The gender divide between the amount of paid and unpaid work being carried out has decreased since the mid-1970s, according to a thinktank, but it remains significant. The findings set out in the report, entitled The Time Of Our Lives (pdf), suggest total working hours among men and women are now close to being equal.
In a study to examine changes in the last 46 years in how people use their time, the Resolution Foundation said men are now doing less paid work, while women are doing more. It said women have increased their paid working hours by five hours and 18 minutes to 22 hours a week, while reducing their unpaid hours – such as time spent cooking, cleaning and taking care of children – by two hours and 44 minutes to 29 hours a week. Meanwhile, men have reduced their paid hours by eight hours and 10 minutes to 34 hours a week, while increasing their unpaid hours by five hours and 35 minutes to 16 hours a week.
While both groups do 50-51 hours work a week, men on average do about 12 hours more paid work than they did in the mid-1970s, while women now do about 13 hours a week more unpaid work. However, the report also highlights what it described as a “new divide” across household income levels, with women in high-income households having the biggest increase in paid work.
In contrast, the fall in paid work among men has largely been driven by those in low-income households who are working three hours fewer per day than they did in the mid-1970s.
The foundation suggests the result of this is that the gap in total hours of paid work between high and low-income households has grown from 40 minutes per week in 1974 to four hours and 20 mins in 2014-2015.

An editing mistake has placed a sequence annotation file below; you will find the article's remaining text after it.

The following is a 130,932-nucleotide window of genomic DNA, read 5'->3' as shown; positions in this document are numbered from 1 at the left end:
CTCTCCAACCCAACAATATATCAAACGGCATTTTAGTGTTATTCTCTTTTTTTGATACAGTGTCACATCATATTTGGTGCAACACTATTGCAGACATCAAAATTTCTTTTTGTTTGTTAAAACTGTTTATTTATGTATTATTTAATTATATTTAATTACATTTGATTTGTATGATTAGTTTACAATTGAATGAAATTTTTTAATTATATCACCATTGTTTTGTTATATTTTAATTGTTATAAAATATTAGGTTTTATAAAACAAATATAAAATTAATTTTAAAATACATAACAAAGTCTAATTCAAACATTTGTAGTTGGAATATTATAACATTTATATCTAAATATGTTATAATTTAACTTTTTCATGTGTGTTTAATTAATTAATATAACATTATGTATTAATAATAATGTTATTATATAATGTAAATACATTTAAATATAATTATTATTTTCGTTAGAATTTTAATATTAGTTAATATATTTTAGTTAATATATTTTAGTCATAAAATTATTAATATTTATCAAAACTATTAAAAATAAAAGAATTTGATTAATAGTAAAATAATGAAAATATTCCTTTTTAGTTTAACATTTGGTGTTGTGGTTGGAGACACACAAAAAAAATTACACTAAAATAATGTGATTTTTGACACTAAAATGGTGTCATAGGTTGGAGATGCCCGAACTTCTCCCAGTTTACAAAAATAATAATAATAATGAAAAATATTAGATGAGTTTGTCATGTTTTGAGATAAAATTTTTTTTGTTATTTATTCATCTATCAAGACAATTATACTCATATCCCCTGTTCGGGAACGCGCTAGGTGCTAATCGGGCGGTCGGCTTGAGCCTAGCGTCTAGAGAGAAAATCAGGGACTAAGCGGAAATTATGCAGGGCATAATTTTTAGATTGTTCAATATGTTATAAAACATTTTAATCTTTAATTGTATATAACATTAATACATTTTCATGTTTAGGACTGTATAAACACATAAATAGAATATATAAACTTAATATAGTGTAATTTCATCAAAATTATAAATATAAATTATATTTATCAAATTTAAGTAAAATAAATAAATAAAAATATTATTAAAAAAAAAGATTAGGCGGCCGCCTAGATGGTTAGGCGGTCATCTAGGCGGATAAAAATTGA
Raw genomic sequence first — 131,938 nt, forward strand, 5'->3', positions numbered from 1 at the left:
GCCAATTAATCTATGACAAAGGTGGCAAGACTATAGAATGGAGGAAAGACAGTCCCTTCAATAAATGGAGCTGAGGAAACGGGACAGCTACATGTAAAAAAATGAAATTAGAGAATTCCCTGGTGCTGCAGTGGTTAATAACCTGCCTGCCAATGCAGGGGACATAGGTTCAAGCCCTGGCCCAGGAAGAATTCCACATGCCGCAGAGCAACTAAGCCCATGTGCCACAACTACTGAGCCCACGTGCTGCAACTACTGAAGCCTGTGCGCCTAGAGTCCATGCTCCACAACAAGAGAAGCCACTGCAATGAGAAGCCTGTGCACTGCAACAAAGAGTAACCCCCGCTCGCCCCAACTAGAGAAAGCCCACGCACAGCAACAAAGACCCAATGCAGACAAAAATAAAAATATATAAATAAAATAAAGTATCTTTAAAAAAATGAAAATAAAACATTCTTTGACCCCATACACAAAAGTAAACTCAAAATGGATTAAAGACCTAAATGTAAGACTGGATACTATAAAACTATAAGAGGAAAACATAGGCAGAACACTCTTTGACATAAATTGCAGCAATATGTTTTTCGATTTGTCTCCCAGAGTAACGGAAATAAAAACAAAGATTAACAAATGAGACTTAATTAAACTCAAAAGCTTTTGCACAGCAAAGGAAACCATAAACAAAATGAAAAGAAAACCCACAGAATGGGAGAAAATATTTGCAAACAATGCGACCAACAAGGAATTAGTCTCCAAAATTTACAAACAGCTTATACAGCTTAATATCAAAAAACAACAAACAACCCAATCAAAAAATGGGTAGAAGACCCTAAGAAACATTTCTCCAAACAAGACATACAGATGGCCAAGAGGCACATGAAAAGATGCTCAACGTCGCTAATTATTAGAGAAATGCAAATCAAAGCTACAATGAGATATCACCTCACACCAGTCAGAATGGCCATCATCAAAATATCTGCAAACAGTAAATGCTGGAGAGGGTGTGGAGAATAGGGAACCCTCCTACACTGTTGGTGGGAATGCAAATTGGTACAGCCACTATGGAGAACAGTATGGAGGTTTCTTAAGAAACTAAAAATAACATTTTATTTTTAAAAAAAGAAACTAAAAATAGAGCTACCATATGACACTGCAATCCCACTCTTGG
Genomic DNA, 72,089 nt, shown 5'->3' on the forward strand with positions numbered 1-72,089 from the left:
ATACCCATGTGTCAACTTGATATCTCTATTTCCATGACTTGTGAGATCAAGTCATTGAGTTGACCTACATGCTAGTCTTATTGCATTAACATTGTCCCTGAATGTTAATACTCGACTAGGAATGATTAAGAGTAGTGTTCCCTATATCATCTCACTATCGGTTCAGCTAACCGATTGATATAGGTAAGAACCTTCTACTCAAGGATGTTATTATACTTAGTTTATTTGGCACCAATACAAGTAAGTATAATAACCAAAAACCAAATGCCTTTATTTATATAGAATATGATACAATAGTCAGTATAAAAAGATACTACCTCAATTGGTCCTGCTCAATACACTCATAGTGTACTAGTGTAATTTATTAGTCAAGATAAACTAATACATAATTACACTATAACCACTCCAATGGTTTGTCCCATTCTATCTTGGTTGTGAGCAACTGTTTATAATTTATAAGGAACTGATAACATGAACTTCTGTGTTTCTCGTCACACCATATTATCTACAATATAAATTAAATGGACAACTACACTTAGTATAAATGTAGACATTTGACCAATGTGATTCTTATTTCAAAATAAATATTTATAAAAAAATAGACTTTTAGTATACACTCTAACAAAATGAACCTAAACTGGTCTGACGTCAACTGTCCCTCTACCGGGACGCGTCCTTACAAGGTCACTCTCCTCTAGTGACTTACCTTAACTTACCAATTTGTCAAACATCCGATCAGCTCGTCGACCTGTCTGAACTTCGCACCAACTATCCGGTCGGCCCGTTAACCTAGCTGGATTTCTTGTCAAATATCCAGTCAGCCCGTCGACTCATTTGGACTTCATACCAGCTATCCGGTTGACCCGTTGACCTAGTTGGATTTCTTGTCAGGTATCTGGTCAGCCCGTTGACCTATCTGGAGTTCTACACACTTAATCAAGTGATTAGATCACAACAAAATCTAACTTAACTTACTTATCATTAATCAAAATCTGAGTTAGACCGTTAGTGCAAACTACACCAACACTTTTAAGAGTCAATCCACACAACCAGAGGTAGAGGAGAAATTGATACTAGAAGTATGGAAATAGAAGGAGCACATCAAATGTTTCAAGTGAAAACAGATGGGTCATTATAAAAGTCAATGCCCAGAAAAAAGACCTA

It also noted one in seven workers in low-income households want an increase in their hours of work, compared to just one in 30 workers in high-income households.
George Bangham, economist at the Resolution Foundation, said: “Debates around how people spend their time often focus on a single goal – speeding up the move to a shorter working week to enable more time for socialising, sport and hobbies. But this isn’t how people’s lives have changed over the past four decades, desirable as it may be.
He explained, “Men are doing less paid work, while women are doing more. Both have less time for play, with childcare up and leisure time down. Instead, a worrying new ‘working time inequality’ has emerged, with low-income households working far fewer hours per week than high-income ones.” He added: “As many households rethink their time use in light of the lockdown, it’s important to remember that while some people want to work fewer hours, others want or need to work more. And for many, control of working hours can be as important as the amount they do.”